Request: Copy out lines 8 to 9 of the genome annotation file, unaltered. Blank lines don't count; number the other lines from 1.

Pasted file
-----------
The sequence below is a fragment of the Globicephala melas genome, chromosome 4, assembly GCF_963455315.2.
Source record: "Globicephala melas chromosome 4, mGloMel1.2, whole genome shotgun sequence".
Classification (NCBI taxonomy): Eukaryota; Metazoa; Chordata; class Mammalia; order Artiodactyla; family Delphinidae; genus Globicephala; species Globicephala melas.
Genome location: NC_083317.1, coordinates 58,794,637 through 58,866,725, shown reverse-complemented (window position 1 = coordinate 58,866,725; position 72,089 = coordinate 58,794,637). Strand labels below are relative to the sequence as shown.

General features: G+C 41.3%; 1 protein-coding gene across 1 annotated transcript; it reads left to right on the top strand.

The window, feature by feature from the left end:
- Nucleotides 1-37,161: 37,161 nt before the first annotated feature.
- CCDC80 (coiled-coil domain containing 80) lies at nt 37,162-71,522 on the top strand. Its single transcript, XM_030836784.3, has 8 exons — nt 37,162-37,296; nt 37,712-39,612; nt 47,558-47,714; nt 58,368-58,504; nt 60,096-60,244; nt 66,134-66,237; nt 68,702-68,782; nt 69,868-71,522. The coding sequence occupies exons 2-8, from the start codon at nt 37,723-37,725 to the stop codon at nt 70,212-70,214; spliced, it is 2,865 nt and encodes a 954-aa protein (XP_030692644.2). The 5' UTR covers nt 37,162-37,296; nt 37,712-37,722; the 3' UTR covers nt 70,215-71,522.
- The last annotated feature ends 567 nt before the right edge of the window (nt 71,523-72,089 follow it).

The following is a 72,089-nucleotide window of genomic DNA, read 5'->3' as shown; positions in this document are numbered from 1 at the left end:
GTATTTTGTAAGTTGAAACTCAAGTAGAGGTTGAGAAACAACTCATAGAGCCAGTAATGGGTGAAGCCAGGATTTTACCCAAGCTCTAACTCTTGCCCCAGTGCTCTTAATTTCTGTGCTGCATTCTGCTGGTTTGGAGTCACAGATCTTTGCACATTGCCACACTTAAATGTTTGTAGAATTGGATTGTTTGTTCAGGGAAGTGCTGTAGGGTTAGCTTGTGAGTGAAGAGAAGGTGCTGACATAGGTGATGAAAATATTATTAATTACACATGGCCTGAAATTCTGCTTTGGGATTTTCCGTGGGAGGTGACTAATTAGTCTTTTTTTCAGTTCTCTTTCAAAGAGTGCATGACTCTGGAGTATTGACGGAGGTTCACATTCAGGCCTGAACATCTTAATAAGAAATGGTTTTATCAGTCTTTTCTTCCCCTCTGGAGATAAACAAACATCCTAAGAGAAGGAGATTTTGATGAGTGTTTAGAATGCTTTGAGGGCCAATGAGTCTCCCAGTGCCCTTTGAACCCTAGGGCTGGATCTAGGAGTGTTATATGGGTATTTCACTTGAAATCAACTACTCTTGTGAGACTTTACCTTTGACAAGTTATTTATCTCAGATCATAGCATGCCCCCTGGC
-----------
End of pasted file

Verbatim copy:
- CCDC80 (coiled-coil domain containing 80) lies at nt 37,162-71,522 on the top strand. Its single transcript, XM_030836784.3, has 8 exons — nt 37,162-37,296; nt 37,712-39,612; nt 47,558-47,714; nt 58,368-58,504; nt 60,096-60,244; nt 66,134-66,237; nt 68,702-68,782; nt 69,868-71,522. The coding sequence occupies exons 2-8, from the start codon at nt 37,723-37,725 to the stop codon at nt 70,212-70,214; spliced, it is 2,865 nt and encodes a 954-aa protein (XP_030692644.2). The 5' UTR covers nt 37,162-37,296; nt 37,712-37,722; the 3' UTR covers nt 70,215-71,522.
- The last annotated feature ends 567 nt before the right edge of the window (nt 71,523-72,089 follow it).